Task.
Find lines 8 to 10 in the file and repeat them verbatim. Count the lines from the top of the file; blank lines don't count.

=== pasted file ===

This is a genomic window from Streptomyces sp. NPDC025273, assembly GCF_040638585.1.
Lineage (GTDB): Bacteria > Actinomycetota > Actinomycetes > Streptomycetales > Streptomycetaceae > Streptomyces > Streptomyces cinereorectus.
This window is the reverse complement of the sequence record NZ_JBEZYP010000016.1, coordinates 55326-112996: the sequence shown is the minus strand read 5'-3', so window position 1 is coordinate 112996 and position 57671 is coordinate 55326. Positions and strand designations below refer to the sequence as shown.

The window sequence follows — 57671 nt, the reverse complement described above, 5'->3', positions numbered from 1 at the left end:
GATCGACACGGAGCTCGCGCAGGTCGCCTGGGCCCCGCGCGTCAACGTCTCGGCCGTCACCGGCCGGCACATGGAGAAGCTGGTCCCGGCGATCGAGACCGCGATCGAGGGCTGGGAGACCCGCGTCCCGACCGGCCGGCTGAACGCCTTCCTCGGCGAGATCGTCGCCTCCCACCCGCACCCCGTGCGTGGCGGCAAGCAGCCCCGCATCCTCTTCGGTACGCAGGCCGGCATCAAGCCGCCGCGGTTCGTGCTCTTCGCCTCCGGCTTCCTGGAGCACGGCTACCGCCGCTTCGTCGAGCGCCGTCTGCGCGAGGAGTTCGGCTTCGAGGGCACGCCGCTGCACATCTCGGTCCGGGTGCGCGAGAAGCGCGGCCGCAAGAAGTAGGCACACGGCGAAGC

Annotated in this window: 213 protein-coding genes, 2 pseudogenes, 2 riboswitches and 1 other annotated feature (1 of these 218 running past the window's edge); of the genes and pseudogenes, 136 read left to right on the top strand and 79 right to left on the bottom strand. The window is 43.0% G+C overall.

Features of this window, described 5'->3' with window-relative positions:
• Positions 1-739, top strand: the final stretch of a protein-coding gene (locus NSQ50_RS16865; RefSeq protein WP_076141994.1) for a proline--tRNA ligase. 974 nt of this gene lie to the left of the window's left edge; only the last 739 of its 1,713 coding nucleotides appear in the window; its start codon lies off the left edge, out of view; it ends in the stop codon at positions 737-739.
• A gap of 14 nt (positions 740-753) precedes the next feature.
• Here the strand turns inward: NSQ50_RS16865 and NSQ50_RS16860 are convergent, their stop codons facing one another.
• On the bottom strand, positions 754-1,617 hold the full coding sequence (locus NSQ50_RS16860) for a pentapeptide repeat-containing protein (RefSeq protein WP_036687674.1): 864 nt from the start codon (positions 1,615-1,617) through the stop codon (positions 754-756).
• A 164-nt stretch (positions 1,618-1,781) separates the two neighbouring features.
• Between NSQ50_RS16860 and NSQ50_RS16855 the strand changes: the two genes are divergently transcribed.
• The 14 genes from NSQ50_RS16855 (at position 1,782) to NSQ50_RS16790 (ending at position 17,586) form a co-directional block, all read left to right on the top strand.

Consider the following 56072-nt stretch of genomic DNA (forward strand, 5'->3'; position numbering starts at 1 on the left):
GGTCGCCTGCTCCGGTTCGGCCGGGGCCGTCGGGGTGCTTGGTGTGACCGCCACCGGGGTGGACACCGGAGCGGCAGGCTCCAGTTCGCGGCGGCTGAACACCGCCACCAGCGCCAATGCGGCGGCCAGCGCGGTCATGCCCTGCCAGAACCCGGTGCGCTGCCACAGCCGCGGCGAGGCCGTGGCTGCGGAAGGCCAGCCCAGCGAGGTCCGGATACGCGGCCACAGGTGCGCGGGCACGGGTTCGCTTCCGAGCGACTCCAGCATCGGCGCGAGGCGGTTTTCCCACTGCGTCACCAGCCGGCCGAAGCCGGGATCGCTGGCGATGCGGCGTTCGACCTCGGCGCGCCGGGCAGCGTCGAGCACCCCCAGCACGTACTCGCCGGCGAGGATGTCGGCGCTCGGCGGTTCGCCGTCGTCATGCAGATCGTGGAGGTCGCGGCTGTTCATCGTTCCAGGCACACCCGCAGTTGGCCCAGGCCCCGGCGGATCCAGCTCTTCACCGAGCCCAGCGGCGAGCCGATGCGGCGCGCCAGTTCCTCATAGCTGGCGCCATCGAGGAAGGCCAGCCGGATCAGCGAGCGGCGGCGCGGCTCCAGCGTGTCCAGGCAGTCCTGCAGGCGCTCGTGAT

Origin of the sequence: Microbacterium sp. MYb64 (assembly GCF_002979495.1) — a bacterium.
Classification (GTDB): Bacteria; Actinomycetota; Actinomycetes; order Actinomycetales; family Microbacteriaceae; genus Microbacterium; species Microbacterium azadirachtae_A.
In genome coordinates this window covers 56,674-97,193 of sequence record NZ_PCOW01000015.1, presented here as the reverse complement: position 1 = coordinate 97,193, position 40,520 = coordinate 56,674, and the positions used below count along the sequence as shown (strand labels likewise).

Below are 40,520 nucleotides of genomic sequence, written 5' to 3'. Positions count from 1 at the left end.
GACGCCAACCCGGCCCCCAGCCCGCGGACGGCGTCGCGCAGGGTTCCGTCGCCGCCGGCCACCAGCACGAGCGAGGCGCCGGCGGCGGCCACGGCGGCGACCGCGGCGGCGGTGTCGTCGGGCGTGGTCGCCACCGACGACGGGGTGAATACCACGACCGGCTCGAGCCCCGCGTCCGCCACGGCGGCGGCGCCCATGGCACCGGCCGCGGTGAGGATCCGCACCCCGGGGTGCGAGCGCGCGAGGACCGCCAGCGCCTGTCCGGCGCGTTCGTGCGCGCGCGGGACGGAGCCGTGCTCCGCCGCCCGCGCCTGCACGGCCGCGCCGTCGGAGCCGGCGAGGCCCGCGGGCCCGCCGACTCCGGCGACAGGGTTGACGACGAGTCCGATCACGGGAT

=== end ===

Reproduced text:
• Positions 1-739, top strand: the final stretch of a protein-coding gene (locus NSQ50_RS16865; RefSeq protein WP_076141994.1) for a proline--tRNA ligase. 974 nt of this gene lie to the left of the window's left edge; only the last 739 of its 1,713 coding nucleotides appear in the window; its start codon lies off the left edge, out of view; it ends in the stop codon at positions 737-739.
• A gap of 14 nt (positions 740-753) precedes the next feature.
• Here the strand turns inward: NSQ50_RS16865 and NSQ50_RS16860 are convergent, their stop codons facing one another.